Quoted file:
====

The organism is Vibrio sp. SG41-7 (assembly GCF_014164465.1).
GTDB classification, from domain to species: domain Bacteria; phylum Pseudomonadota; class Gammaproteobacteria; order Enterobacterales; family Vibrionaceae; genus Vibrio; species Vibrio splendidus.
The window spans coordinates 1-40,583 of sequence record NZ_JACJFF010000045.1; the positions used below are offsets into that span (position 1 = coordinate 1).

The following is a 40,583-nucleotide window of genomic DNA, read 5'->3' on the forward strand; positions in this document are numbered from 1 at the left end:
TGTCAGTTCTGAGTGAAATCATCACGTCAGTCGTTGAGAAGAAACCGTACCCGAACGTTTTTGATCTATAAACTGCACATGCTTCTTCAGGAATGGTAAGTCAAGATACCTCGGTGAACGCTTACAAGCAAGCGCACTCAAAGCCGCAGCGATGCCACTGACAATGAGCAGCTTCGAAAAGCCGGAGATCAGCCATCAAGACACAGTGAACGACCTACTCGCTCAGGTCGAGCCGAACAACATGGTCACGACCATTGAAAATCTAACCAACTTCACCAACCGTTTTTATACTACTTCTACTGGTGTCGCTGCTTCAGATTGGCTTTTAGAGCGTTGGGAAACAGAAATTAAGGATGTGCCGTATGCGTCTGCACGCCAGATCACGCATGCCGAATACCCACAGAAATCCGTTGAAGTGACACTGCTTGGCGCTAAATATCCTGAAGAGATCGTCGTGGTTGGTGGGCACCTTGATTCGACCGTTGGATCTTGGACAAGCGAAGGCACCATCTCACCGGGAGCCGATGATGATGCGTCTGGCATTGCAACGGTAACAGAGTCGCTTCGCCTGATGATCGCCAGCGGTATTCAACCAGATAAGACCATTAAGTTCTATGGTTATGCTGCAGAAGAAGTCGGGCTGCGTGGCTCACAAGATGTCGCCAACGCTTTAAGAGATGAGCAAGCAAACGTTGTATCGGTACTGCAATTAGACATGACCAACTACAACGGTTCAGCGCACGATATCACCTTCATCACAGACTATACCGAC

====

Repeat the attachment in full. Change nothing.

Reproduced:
The organism is Vibrio sp. SG41-7 (assembly GCF_014164465.1).
GTDB classification, from domain to species: domain Bacteria; phylum Pseudomonadota; class Gammaproteobacteria; order Enterobacterales; family Vibrionaceae; genus Vibrio; species Vibrio splendidus.
The window spans coordinates 1-40,583 of sequence record NZ_JACJFF010000045.1; the positions used below are offsets into that span (position 1 = coordinate 1).

The following is a 40,583-nucleotide window of genomic DNA, read 5'->3' on the forward strand; positions in this document are numbered from 1 at the left end:
TGTCAGTTCTGAGTGAAATCATCACGTCAGTCGTTGAGAAGAAACCGTACCCGAACGTTTTTGATCTATAAACTGCACATGCTTCTTCAGGAATGGTAAGTCAAGATACCTCGGTGAACGCTTACAAGCAAGCGCACTCAAAGCCGCAGCGATGCCACTGACAATGAGCAGCTTCGAAAAGCCGGAGATCAGCCATCAAGACACAGTGAACGACCTACTCGCTCAGGTCGAGCCGAACAACATGGTCACGACCATTGAAAATCTAACCAACTTCACCAACCGTTTTTATACTACTTCTACTGGTGTCGCTGCTTCAGATTGGCTTTTAGAGCGTTGGGAAACAGAAATTAAGGATGTGCCGTATGCGTCTGCACGCCAGATCACGCATGCCGAATACCCACAGAAATCCGTTGAAGTGACACTGCTTGGCGCTAAATATCCTGAAGAGATCGTCGTGGTTGGTGGGCACCTTGATTCGACCGTTGGATCTTGGACAAGCGAAGGCACCATCTCACCGGGAGCCGATGATGATGCGTCTGGCATTGCAACGGTAACAGAGTCGCTTCGCCTGATGATCGCCAGCGGTATTCAACCAGATAAGACCATTAAGTTCTATGGTTATGCTGCAGAAGAAGTCGGGCTGCGTGGCTCACAAGATGTCGCCAACGCTTTAAGAGATGAGCAAGCAAACGTTGTATCGGTACTGCAATTAGACATGACCAACTACAACGGTTCAGCGCACGATATCACCTTCATCACAGACTATACCGAC